'Booker Prize is for readers first and publishers last', says Wood

'Booker Prize is for readers first and publishers last', says Wood

Gaby Wood, literary director of the Booker Prize Foundation, has said prizes like the Booker are for readers first and foremost, and also that they should be treated as an investigation, rather than an act of judgement shaping the canon.

Wood addressed the role of prizes in a panel on "How can we get books back to the top of the cultural agenda?" during Futurebook Live on Monday (25th November). She appeared in the session, chaired by journalist and author Anita Sethi, alongside Stephen Page, c.e.o. of Faber & Faber, Carole Tonkinson, publisher at Pan Macmillan imprint Bluebird and Dialogue Books publisher Sharmaine Lovegrove.

“That wasn’t my doing,” Wood said first, addressing the judges’ controversial call to flout the rules of the Booker Prize this year in selecting two winners, Bernadine Evaristo’s Girl, Woman, Other (Hamish Hamilton) and Margaret Atwood’s The Testaments (Vintage). She went on to say that, were it her decision, she "wouldn't have been for it".

"The results we’ve seen from it [the double win] are totally to do with the personalities of the two winners and how incredibly gracious and generous they have been. So that was a win for them and I think for the prize. I wouldn’t have been for it. I think it’s really upsetting for the losers; it’s much worse to not win when two people have," said Wood.

Of the role of the prize, she continued: “I think on the whole, my predecessor possibly thought of it [the prize] as being more connected to publishers because he was a former publisher. I think it is for readers first, writers second, and publishers third – and they are all completely interrelated. The impact on the writers is enormous, not just the money but the effect afterwards. 

"Our job really is to find readers – and by that I mean people on the panel [of judges] – who will welcome as much as possible: are those readers receptive to what is going on that’s most exciting in writing? Do we need to change the rules if that’s not the case? Is the most interesting writing going on in a kind of hybrid form and does this mean the judges aren’t going to see those books? In which case they’re missing a trick. In the international prize, short stories are eligible because for some countries and in some languages that’s the predominant form so there has to be room for that.

"So [our job is] just to be a little bit flexible and capable of adjusting to the receiving end of things, and also not to think of it as an act of snobbery, in fact not really to think of [the prize] as an act of judgement at all – to think of it as an invitation to investigation or an act of welcome [to writers] of some kind.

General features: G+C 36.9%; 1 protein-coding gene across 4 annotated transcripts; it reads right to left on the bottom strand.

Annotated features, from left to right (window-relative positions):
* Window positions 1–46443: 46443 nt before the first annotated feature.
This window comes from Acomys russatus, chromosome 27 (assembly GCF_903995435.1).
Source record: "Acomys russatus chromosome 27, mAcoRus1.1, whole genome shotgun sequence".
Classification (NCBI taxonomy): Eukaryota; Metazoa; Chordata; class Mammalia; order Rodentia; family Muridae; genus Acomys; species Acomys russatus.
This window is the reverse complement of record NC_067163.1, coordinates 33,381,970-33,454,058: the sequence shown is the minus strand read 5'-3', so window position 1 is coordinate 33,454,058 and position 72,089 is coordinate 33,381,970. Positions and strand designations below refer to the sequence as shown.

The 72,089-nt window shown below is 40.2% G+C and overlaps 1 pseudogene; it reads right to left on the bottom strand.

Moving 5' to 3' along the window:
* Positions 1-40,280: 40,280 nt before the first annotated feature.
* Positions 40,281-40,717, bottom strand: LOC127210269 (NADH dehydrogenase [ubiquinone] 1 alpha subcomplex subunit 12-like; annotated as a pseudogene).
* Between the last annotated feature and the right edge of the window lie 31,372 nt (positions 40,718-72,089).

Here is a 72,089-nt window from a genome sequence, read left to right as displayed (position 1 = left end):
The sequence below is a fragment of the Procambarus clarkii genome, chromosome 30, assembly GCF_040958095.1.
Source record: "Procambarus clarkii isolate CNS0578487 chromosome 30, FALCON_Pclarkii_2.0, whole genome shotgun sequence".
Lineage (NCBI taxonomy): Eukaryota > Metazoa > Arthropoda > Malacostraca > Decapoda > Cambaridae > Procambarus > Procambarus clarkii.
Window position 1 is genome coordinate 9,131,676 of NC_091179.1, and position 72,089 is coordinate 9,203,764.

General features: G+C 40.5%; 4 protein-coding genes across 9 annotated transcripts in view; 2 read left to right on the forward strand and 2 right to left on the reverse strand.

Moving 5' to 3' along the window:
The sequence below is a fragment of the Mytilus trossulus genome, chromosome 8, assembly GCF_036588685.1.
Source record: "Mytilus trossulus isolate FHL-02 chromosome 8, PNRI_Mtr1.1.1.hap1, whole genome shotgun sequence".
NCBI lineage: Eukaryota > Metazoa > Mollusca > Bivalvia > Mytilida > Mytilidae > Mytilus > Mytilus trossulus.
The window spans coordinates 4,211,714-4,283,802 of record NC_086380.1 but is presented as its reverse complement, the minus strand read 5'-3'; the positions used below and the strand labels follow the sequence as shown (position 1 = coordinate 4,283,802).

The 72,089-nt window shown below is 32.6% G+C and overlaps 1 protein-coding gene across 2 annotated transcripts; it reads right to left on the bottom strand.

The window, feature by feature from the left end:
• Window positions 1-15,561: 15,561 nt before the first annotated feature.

“Are we biased? Are we best placed to say what is good in this? That [imbues] the judges with an enormous responsibility but it is a bit different to saying I’ve arrived at a certain point on my CV and I’d now like to be a Booker judge. I feel the impact can be great if the panel is responsible and takes that ethical responsibility quite seriously.”

Questioning whether the conversation in the judging room should be the focus over and above the prize winner, she said: “The rules of the Booker Prize state the actual conversations of the judging is confidential but for me, watching them, that’s the most interesting bit. Historically, the judges didn’t meet all that regularly but now they meet once a month, and sometimes it is quite moving …

“Could the Booker Prize be responsible for facilitating those sorts of discussion [a book group concept] given that they take place at the core of the decision-making and are much more interesting, frankly, than the decision-making itself… I don’t really know how to do that but I think it’s of interest.”

Lovegrove said as part of the session she thought “publishing is obsessed with publishing and not the art of reading”, and that there were lessons to be learned from industries like TV and film. “I do find it really shocking that people have been living in this white middle-class bubble and then are wondering why they haven’t been relevant to culture,” she said.

Carole Tonkinson, publisher at Bluebird, rallied against snobbery within the trade in terms of the successes it chooses to celebrate. She said further it was her wish bookshops become “a more democratic space”, open to “people who don’t think of themselves as readers or part of the cultural elite”.

Stephen Page, c.e.o. Faber, said, although popular books should not be overlooked, readers are “not well served if businesses are too wrapped around the market” and cautioned "not to let the market shape us too much”. Looking forwards, he said: “There is no room for any complacency. We have to move at some pace and at the same time not to lose the thing that is special to our world, which is a lot to do of our belief in and support of the marginal, the things that appear strange. You can get a book off the ground for relatively little money, you can’t get a film off the ground. To get to know our readers is critical; at the same time we should not let the market shape us too much. We should be shaped by our own interests and our own compulsive tastes – but in order for that to be true for a wider industry, we have got to transform the industry. It’s got to happen, it’s got to continue. There’s no room to say somehow we’ve done something. We’ve not done anything yet: we have begun.”